When 66-year-old Glamour magazine, one of the Conde Nast jewels, "went on hiatus" a while back, they named a fresh new editor, Cindi Leive, followed 18 months later by a young new publisher, Bill Wackermann (the "hiatus" crack is his). Since then, Glamour won a National Magazine Award for general excellence, beating out heavyweights Newsweek, Sports Illustrated and National Geographic; stabilized its circ at 2.2 million while delivering a healthy bonus; turned the ad-sales picture around; and Ms. Leive had a second child, Ike. We had lunch at Michael's to analyze what happened. Said tieless Bill, "We were 100 ad pages ahead in 2004 over '03, and we're up another 8% this year, and No. 5 on the Ad Age A List (AA, Oct. 23). Ads are up in every category, fashion/beauty, automotive, technology, liquor. We joke about our goal being `total world domination.' So if you have perspective, we have a lot of work to do. But style and substance, the soul of the magazine, the quality of writing, we take that to the market, and the market likes what it sees. It's very cheering to us." Says Ms. Leive (rhymes with "Chevy to the levee"), "Our Glamour girl is 18 to 40, sexy but not predatory, and there's a new survey that says for the first time, single women under 30 make more money than single men the same age." What else? "I'm proud of our serious writing, our tech edit, our celebrity covers, though we aren't a celeb magazine. Jessica Simpson was our best seller this year, followed by Nicole Kidman and Jennifer Connelly. Catherine Zeta-Jones is on the next issue." Bill doesn't see Cosmo as their direct competition. "It's more likely InStyle." Speaking of Cosmo, do Cindi and Kate White purr or snarl? "We were on a panel recently and we get along fine. In fact, everyone else was crying gloom and doom but not Kate and me. Not us!" Cindi's working on a non-fiction book, sees to it Glam editors hit the big talk shows almost daily, but except for specials, doesn't see a Glamour TV series in the works. She wants to extend the brand, not dilute it.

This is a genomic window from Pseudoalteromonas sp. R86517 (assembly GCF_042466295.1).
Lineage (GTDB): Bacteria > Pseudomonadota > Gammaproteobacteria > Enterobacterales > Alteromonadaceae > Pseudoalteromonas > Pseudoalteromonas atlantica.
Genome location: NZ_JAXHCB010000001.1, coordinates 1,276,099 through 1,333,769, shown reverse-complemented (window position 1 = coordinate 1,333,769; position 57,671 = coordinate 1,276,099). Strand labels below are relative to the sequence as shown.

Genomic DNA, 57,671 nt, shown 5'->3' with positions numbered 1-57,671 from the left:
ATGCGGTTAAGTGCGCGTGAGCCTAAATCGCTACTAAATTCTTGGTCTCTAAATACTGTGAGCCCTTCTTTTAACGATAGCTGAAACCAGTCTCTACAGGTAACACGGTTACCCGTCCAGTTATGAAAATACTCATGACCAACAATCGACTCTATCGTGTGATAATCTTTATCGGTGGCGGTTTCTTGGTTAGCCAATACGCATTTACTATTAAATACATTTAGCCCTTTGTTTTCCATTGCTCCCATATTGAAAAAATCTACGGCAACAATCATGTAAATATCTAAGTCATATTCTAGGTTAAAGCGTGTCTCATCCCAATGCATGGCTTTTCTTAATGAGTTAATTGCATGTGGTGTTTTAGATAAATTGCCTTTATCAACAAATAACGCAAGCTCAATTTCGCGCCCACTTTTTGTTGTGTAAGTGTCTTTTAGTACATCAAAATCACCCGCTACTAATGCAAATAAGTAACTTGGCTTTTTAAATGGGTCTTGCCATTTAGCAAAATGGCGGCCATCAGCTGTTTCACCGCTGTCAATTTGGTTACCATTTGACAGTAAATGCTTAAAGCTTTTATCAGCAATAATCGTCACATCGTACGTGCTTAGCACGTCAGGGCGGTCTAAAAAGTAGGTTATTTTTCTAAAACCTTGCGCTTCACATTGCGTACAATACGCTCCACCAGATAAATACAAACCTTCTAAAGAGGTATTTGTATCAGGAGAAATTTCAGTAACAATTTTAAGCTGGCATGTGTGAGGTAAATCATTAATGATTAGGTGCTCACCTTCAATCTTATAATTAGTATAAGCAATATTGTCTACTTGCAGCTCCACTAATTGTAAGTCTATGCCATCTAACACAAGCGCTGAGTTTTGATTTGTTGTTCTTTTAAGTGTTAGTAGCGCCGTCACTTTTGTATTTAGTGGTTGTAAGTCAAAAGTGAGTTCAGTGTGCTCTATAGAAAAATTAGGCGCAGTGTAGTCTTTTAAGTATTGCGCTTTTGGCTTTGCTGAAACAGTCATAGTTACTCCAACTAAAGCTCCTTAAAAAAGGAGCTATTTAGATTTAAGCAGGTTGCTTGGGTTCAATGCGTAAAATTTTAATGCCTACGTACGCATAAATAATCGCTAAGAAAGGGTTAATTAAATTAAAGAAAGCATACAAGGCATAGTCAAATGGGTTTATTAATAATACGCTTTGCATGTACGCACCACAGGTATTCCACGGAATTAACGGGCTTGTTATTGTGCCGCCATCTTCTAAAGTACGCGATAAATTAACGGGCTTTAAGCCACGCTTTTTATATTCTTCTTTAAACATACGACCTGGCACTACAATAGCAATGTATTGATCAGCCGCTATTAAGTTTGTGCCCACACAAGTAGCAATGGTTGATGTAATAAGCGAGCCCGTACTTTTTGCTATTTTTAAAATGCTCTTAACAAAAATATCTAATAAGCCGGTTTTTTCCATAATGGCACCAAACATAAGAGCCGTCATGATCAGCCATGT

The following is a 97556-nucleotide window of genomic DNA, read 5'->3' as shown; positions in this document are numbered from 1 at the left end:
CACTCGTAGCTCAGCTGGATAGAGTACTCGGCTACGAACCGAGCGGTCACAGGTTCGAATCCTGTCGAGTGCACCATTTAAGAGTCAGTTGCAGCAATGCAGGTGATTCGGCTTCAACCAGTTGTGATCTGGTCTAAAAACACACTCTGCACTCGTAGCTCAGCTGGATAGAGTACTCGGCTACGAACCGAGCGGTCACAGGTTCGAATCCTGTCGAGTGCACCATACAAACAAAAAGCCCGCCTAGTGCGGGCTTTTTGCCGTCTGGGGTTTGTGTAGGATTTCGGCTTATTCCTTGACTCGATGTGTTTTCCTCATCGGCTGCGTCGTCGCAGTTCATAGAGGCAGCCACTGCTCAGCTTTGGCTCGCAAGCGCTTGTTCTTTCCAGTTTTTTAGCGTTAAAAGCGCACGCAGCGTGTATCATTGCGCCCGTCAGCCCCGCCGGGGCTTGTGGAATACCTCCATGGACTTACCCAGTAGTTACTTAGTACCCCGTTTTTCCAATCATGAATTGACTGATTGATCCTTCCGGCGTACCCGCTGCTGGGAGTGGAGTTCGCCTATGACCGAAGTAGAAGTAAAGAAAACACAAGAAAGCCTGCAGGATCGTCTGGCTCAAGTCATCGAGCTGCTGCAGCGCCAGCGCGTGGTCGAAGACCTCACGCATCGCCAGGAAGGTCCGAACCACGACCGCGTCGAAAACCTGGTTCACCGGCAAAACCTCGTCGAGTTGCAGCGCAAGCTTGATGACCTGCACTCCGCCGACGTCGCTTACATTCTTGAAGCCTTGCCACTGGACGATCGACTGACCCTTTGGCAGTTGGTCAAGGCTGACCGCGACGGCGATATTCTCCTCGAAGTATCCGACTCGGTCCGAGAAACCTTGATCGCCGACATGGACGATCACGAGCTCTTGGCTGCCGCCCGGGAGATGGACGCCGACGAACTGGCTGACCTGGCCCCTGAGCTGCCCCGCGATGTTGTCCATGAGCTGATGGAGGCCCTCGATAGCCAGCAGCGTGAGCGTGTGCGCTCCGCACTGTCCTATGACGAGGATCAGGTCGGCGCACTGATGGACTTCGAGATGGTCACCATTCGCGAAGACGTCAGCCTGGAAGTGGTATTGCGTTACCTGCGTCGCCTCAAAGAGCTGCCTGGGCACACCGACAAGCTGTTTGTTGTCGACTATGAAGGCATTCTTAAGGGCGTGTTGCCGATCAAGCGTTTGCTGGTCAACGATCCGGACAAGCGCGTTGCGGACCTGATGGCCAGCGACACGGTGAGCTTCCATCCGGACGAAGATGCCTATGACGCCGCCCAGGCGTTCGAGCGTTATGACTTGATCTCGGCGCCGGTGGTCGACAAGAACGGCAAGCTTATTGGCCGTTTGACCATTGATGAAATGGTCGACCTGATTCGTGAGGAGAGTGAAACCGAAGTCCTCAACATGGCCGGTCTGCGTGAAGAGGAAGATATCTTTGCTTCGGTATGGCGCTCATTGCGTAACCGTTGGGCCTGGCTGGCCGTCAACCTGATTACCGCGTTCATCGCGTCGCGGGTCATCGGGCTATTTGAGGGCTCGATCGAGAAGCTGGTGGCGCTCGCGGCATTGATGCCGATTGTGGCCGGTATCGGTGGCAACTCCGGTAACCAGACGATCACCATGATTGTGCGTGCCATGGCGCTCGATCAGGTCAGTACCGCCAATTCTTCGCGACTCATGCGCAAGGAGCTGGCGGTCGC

Today Time holds its panel discussion on 2005's "Person of the Year," with M.E. Jim Kelly presiding. I suspect it won't be ol' Scooter.
Child mag handed out its annual "Children's Champion Awards" last Wednesday at Manhattan's Harmonie Club. Linda Ellerbee, Marlo Thomas, Joe Torre among the winners.
Food & Wine Publisher Julie McGowan marks 10 years at American Express Publishing. She claims she's topped Gourmet and Bon Appetit in ad pages and November and December are its highest revenue issues ever.
If you're a theater buff, here's a "must": Steven Suskin's "Second Act Trouble," a book about "Broadway's big musical bombs." Published by Applause Books. Pub date is January but maybe you can get an early copy for Christmas.
HGTV airs "A White House Christmas" on Dec. 7. Joan Steffend hosts the one-hour special and Laura Bush appears.
William Morrow publishes "Intoxicated," a period novel by John Barlow set in the ad biz, all about introduction of "the world's first soda pop" during the Temperance Era. Pub date Feb. 7.